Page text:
Influenza was associated with the greatest increases in the incidence of disease caused by serotypes with lower invasive potential and among individuals with low levels of comorbid conditions. The importance of influenza for adult IPP varies by serotype and host comorbidity.
Weekly rates of invasive pneumococcal pneumonia (IPP) were obtained from the Danish National Laboratory Surveillance System, and influenza-like illness (ILI) data were collected from Danish sentinel surveillance, Statens Serum Institut, 1977-2007. We fit Poisson regression models for each age and comorbidity group, with predictors for seasonality and secular changes, ILI activity, and serotype.
Influenza affects host susceptibility to pneumococcus. We sought to evaluate whether this relationship varies by pneumococcal serotype using a large epidemiological database covering 3 decades.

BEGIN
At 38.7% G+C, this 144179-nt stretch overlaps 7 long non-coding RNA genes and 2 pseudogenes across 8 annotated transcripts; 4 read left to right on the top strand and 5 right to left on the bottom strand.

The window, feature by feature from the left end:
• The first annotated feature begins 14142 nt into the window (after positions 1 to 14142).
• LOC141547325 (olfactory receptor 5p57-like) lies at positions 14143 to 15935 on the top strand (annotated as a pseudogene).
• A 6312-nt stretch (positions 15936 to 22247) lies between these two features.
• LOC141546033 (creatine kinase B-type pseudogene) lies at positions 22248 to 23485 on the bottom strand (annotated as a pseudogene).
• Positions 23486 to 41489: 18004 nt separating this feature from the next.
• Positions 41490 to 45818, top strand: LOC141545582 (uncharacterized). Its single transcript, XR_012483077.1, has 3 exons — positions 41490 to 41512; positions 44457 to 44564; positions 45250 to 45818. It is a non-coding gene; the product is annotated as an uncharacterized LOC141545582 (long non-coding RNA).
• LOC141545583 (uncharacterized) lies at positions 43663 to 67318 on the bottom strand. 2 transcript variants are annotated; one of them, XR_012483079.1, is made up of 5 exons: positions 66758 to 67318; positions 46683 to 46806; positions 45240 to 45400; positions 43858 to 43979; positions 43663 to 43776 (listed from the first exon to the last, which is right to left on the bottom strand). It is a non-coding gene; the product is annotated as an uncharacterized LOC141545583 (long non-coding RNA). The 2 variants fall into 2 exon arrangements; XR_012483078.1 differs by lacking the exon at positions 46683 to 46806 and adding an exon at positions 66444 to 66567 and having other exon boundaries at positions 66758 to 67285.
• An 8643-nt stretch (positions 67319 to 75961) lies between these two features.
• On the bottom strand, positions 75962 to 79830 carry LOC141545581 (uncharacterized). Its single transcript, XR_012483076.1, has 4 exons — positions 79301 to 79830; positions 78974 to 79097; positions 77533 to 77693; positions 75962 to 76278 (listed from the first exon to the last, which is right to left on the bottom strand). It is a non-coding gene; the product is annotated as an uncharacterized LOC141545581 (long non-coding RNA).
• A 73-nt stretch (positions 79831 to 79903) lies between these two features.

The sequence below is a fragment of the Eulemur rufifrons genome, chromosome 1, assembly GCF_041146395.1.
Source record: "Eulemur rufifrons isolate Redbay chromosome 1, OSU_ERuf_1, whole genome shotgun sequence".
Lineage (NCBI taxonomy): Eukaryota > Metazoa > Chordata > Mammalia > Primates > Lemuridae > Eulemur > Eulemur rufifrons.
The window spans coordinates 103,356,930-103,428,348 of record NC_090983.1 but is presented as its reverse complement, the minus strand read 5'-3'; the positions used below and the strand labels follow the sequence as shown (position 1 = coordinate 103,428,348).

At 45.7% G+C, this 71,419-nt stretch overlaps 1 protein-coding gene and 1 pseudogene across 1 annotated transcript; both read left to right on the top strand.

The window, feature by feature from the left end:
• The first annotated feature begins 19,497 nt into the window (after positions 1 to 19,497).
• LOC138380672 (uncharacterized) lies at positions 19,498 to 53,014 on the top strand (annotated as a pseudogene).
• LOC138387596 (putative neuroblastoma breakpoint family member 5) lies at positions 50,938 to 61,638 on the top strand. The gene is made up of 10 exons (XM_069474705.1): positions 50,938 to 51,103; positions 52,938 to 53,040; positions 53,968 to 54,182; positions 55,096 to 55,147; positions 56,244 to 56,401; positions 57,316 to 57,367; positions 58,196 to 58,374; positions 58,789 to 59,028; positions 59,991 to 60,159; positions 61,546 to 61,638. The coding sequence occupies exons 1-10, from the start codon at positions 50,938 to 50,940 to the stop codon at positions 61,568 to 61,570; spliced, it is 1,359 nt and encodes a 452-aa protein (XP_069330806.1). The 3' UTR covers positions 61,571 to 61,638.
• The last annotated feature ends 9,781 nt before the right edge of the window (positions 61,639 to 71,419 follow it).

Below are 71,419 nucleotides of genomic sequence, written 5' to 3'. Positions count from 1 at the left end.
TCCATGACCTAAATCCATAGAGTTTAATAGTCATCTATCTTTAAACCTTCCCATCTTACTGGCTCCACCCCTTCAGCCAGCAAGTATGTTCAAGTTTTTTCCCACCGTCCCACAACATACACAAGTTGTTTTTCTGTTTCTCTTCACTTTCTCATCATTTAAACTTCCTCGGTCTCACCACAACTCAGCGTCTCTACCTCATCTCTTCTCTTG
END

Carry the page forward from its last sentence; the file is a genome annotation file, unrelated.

Among individuals with low levels of comorbidities, influenza had the largest impact on IPP incidence among low-invasiveness serotypes (influenza attributable percent: 17.9%, 95% confidence interval [CI], 13.6-21.9) as compared with high-invasiveness serotypes (6.7%, 95% CI, 3.8%-11.7%). Among those with higher levels of comorbidities, the effect of influenza was smaller, but high-invasiveness serotypes increased more than low-invasiveness serotypes (8.9% [95% CI, 6.6-11.8] vs. 1.3% [95% CI, -1.6-5.4].